I’m a teacher with borderline personality disorder – TES

Don’t assume that people with borderline personality disorder are all obsessive and volatile – there’s more to us, says this teacher.

When I tell people that I have borderline personality disorder, I anticipate one of two reactions. The first is that people have never heard of it; the second is that they have, and they think you’re a murderer.

Occasionally, I may encounter the rare third reaction: “Really? But you’re so…nice?”

When I tell people that I have borderline personality disorder, I anticipate one of two reactions. The first is that people have never heard of it; the second is that they have, and they think you’re a murderer.

Occasionally, I may encounter the rare third reaction: “Really? But you’re so…nice?”

Much of the last reaction is to do with the media portrayal of people with BPD as obsessive, manipulative and volatile. In fact, when I typed “borderlines are” into Google, the top search suggestion was “borderlines are horrible”, closely followed by “borderlines are evil”, which gives some insight into how we are perceived.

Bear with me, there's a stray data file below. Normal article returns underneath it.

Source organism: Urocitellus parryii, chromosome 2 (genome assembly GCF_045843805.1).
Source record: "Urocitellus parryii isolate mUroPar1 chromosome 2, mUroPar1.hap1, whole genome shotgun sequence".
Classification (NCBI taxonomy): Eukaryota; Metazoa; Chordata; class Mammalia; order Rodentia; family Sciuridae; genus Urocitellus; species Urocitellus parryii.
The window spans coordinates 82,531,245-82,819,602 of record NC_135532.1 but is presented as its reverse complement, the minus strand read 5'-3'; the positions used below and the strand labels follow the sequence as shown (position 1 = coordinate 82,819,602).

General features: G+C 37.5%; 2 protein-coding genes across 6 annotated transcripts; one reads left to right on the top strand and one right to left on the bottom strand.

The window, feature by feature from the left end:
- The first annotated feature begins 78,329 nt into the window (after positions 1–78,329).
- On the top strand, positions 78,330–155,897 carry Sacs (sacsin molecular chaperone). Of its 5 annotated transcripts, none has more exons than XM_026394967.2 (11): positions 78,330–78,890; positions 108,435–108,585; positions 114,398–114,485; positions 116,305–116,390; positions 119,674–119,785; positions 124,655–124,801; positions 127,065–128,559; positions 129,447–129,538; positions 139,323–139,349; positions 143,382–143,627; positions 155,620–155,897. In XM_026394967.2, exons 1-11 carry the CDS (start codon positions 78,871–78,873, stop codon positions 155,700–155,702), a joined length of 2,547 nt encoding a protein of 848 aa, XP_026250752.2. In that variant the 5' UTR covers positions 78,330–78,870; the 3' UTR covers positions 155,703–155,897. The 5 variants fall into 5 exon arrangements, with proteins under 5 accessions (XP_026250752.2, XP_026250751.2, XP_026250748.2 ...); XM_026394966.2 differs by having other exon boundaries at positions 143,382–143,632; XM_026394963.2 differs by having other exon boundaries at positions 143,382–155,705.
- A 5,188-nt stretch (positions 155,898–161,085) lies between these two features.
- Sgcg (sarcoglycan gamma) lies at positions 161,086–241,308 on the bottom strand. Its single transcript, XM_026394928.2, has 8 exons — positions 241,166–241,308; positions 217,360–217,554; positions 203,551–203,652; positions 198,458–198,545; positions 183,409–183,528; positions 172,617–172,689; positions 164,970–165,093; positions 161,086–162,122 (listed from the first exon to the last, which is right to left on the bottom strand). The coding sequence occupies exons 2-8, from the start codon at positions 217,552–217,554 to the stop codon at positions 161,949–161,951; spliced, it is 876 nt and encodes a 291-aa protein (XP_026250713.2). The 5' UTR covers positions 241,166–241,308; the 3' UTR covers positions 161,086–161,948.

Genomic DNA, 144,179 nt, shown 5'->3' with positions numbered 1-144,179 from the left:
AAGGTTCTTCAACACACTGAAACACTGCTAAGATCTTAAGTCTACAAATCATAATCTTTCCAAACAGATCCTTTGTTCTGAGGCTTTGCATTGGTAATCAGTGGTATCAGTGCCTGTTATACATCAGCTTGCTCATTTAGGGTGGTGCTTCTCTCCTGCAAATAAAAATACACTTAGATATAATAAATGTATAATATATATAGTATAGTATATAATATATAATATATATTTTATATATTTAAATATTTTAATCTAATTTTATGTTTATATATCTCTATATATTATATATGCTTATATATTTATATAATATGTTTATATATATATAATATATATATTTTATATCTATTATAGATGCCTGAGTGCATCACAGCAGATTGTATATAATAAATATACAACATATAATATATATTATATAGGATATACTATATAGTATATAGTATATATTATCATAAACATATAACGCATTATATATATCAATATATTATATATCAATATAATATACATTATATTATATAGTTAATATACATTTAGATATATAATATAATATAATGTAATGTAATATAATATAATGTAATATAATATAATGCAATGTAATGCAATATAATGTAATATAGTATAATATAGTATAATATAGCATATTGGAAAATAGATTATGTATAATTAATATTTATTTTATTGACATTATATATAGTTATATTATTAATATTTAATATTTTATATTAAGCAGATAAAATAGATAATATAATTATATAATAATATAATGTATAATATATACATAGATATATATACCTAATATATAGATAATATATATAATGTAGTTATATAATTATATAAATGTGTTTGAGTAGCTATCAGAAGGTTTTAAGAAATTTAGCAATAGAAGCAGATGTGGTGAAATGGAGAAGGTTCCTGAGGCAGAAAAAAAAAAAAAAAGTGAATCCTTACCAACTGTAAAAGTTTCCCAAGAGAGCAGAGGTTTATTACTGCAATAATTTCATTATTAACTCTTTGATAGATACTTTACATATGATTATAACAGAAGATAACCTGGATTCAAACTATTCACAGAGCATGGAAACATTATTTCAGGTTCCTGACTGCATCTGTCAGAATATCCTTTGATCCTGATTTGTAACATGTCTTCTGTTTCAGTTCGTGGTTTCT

Teachers’ fear of being stigmatised in the workplace

I began to wonder if there were other borderlines working in education and took to online forums. I was inundated with messages.

All the people I spoke to were keeping their BPD a secret out of fear of being stigmatised in the workplace, which meant they couldn’t access the reasonable adjustments they are legally entitled to.

And it’s not just existing employees who are at a disadvantage. I heard from several borderlines who disclosed their disability on job applications and, despite meeting or exceeding the minimum requirements, were not shortlisted for interview. Yet when they applied for similar positions and didn’t disclose having BPD, they were offered interviews and often employment. It’s therefore no wonder that most choose to keep their diagnosis quiet.

It is a huge shame that, by immediately discounting employees with BPD, employers are missing out on a pool of talent with a unique set of skills. Teaching gives me an overwhelming sense of purpose and fulfilment, and goes a long way towards filling the chronic emptiness that borderlines experience.

Read the full article on the TES website here

 

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